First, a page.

Just read one of the email newsletters that comes from the ACM, and in it a scientific panel was lamenting the sorry state of simulation science in the USA. To paraphrase, the field is flat, there is no new algorithm development, and the competition can buy similar performance machinery so we’re loosing our edge.
As a computer scientist who works in simulation, this comes as no surprise. In the application domains, the “scientists” are wedded to standard programs and cannot conceive that someone other than “the master” could write useful code or develop algorithms. I’ve personally experienced a major simulation group publishing their version of an algorithm as the “first example”, when others have published close or identical versions before them. Similarly the “high priests” of computer science have decided that programming isn’t a necessary skill – which is fine until you need to have an instantiation of a new algorithm that actually works. (programming is not computer science in precisely the same way that spelling and grammar are not parts of English literature). Matlab and similar programs are similar in their effect – people learn incantations that work, but do not understand the mathematics behind them. In fact, students who depend on these programs are singularly useless because they haven’t put in the work to understand what they are doing.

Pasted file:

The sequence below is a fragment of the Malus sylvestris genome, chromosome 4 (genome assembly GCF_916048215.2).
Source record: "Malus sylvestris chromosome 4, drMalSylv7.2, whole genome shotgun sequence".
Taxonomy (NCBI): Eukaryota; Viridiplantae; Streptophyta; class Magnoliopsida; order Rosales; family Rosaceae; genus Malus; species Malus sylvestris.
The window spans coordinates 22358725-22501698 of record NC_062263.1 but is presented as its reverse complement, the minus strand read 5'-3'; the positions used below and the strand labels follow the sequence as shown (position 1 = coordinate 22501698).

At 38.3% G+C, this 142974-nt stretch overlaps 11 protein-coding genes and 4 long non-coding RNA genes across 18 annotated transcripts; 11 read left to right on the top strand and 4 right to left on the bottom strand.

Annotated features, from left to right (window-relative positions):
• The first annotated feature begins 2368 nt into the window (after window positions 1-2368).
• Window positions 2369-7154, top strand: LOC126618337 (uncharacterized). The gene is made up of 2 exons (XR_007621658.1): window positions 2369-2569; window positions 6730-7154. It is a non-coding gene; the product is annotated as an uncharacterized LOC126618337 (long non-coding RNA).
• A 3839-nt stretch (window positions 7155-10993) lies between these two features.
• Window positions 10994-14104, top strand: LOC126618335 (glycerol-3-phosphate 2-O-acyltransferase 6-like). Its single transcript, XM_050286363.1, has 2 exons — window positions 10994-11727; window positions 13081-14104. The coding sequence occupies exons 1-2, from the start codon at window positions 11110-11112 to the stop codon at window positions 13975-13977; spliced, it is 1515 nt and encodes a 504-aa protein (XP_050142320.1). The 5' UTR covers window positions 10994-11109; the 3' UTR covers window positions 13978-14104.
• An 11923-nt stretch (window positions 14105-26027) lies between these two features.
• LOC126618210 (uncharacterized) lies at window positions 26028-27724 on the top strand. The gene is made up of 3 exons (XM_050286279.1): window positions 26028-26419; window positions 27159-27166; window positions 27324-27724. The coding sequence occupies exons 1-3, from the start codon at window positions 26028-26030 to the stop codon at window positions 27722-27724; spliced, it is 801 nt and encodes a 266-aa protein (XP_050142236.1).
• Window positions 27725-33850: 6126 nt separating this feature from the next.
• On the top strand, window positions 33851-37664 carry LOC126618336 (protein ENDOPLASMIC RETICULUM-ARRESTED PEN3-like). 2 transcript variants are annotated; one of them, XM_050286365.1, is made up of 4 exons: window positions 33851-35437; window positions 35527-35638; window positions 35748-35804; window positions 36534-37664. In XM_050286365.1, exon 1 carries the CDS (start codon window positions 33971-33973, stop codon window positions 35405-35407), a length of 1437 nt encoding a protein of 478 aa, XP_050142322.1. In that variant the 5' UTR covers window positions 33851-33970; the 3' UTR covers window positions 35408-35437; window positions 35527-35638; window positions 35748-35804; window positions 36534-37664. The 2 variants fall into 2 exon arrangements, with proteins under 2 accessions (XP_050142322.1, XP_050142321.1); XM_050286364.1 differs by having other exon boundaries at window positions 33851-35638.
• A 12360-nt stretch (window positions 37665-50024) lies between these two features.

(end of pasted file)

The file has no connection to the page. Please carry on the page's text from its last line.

Until there is real support for research in simulation algorithms, and not just running code, this sorry state of affairs won’t change.